Last week was surreal. It was beyond busy between my day job and Happiness Happens Month. But the surreal part happened early Monday evening when I was talking on the phone to a co-worker, and looked up long enough to see the CNN scroll read something like, “Robin Williams Dead at 63. Apparent Suicide.”
Time stopped as I tried to process what I read. That’s when the surrealness started — that phase of going through the motions in a detached manner, as if you’re watching yourself in a play.
The Death Of Smile-Maker Robin Williams
The speculation news started with experts making comments on depression, substance abuse and their role in a possible suicide. Some comments were good, while others were in left field. My heart hurt for Robin’s family.
The death of such a smile-maker during Happiness Happens Month made it seem even more significant.
I started thinking about our Society members. Many of you have shared with me that you deal with depression. Someone close to me deals with depression and suicidal thoughts, and I’ve learned that Robin’s death hit her hard.
When someone who has made so many people laugh and smile chooses to end their life, it’s a blow to the heart for those who loved and appreciated them. In part, it’s because we want more of the happiness they could create. We want to believe that they lived in the happy place they were able to help us visit. We’re left feeling confused that the public persona wasn’t the entire person.
Celebrity or not, our public self isn’t anyone’s entire being.
We all have a public self that we openly share, and we have a private self that’s a work in progress. We’re always trying to re-discover our private self, because it changes as we change. As we recognize these changes, sometimes we allow them to trickle into our public persona. Other times, we share them with those closest to us. And other times they stay private, known only by us and maybe a journal.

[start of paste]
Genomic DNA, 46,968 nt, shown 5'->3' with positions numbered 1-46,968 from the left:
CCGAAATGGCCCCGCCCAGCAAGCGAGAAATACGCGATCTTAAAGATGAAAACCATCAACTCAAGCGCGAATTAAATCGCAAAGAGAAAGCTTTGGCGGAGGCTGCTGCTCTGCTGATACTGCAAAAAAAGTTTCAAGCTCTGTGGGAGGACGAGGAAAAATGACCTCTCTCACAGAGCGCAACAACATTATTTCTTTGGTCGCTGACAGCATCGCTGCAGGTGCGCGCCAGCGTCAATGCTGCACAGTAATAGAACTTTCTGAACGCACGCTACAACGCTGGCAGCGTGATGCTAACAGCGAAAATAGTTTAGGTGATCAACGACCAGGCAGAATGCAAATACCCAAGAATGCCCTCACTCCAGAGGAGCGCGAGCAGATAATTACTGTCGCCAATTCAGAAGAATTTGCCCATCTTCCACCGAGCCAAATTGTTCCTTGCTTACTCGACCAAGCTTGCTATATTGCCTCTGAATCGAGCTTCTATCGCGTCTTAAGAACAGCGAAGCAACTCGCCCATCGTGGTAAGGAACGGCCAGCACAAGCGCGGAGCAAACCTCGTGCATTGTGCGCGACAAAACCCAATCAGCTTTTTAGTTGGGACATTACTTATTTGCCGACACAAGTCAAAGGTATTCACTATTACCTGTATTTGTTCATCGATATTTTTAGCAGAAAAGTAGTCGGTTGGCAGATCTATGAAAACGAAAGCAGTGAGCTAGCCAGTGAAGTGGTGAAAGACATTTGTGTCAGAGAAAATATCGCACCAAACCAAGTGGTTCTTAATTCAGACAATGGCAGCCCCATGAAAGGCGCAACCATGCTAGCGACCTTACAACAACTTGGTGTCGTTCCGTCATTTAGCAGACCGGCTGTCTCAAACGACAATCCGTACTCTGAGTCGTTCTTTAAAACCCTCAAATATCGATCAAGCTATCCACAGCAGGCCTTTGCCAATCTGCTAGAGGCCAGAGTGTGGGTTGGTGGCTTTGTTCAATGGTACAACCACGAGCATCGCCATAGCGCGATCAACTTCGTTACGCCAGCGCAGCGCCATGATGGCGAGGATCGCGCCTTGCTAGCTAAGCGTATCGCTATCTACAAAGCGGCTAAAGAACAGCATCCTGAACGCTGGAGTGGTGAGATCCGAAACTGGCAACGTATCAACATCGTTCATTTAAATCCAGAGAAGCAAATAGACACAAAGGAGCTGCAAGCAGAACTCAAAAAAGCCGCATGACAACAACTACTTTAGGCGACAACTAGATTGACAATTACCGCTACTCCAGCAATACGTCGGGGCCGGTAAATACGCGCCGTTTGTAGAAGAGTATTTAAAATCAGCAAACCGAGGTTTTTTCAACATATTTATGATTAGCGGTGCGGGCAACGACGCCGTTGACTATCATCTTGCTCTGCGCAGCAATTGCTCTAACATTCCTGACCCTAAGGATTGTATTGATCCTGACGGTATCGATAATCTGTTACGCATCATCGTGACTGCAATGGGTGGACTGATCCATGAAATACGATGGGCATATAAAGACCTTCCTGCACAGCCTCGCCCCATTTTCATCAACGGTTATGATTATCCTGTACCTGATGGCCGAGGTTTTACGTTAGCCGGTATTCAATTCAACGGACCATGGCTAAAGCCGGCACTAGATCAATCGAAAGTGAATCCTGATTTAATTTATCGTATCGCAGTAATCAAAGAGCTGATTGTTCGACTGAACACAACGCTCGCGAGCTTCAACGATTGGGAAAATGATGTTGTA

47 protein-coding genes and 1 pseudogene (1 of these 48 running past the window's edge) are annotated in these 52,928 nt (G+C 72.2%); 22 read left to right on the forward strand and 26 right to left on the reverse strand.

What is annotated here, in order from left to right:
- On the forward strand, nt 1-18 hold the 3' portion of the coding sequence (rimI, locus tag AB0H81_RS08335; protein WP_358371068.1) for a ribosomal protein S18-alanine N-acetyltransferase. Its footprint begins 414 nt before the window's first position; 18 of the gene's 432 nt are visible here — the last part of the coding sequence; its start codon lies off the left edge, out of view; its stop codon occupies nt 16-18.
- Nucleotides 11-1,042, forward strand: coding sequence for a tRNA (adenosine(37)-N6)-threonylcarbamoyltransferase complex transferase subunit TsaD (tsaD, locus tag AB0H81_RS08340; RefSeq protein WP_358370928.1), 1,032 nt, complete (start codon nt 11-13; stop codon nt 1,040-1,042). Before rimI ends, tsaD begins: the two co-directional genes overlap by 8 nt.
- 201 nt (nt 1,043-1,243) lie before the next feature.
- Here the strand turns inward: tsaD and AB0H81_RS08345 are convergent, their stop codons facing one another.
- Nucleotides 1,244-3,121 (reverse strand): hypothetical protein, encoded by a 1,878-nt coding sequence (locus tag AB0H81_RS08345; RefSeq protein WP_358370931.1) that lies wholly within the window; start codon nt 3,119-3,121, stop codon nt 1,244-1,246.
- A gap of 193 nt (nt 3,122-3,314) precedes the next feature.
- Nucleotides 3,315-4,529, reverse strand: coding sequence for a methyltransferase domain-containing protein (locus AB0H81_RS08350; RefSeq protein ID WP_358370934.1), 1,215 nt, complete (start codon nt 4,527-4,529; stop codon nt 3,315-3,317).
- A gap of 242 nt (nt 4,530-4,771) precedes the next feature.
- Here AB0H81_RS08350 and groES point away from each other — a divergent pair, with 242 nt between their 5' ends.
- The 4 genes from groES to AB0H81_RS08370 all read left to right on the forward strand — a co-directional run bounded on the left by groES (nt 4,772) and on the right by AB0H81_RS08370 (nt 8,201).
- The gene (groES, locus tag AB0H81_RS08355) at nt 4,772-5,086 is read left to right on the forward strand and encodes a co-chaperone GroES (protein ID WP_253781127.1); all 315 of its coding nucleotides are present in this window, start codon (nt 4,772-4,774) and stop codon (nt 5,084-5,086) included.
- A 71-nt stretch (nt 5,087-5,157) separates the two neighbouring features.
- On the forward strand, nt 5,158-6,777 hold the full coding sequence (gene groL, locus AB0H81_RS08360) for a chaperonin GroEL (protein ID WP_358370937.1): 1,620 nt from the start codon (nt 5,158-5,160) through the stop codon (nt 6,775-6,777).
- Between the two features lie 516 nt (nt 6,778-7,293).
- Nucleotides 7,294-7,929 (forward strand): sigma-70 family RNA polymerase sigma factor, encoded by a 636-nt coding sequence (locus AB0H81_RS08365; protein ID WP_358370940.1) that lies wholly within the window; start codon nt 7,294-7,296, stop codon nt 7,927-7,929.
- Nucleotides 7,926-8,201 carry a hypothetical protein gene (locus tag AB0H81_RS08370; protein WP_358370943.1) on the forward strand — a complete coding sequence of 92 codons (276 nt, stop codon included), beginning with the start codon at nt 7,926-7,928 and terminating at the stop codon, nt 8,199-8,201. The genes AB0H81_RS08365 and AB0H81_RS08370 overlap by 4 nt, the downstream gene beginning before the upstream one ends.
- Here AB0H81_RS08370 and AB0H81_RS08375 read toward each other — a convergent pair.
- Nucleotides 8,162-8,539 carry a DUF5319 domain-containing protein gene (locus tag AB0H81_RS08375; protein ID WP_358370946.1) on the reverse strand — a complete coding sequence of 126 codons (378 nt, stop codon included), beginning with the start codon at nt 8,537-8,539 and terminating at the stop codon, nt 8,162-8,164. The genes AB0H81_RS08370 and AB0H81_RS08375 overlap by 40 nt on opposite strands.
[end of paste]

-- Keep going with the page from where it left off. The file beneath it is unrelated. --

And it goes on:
Our emotions are complicated. Some people naturally have higher happiness set-points. Meaning if something unhappy happens, it’s just biologically easier for them to bounce back to a happy place. Others are challenged with biological depression. This means they have to put more effort from a mental and biological perspective into finding happiness all of the time, and even more if something unhappy happens. It’s not fair, but biology never has been a fair playing field. It also doesn’t mean that people who are innately happier don’t have unhappy moments, or that people who deal with biological depression don’t have happy moments.
We all experience a variety of emotions that range from happy to unhappy. However, we rarely know what anyone is really feeling at any given moment because of the public masks we all wear. A person’s ability to make us smile may be their gift to the world, but that gift may or may not reflect how they are feeling at that moment. Robin had been dealt a new and tough health challenge, Parkinson’s disease. Since he’d kept that diagnosis private, the majority of the people around him really didn’t know what he was coping with.
The death of Robin Williams reminded me of how blessed I was to have been inspired by his creative works, and to value every smile I had because of him. It also reminded me that I don’t know what’s really going on in anyone’s life, from the chronically cranky to the smile-maker, and I should practice compassion towards others.
Since the family of Robin Williams has asked that we honor the light he shared, what was your favorite Robin Williams movie or line?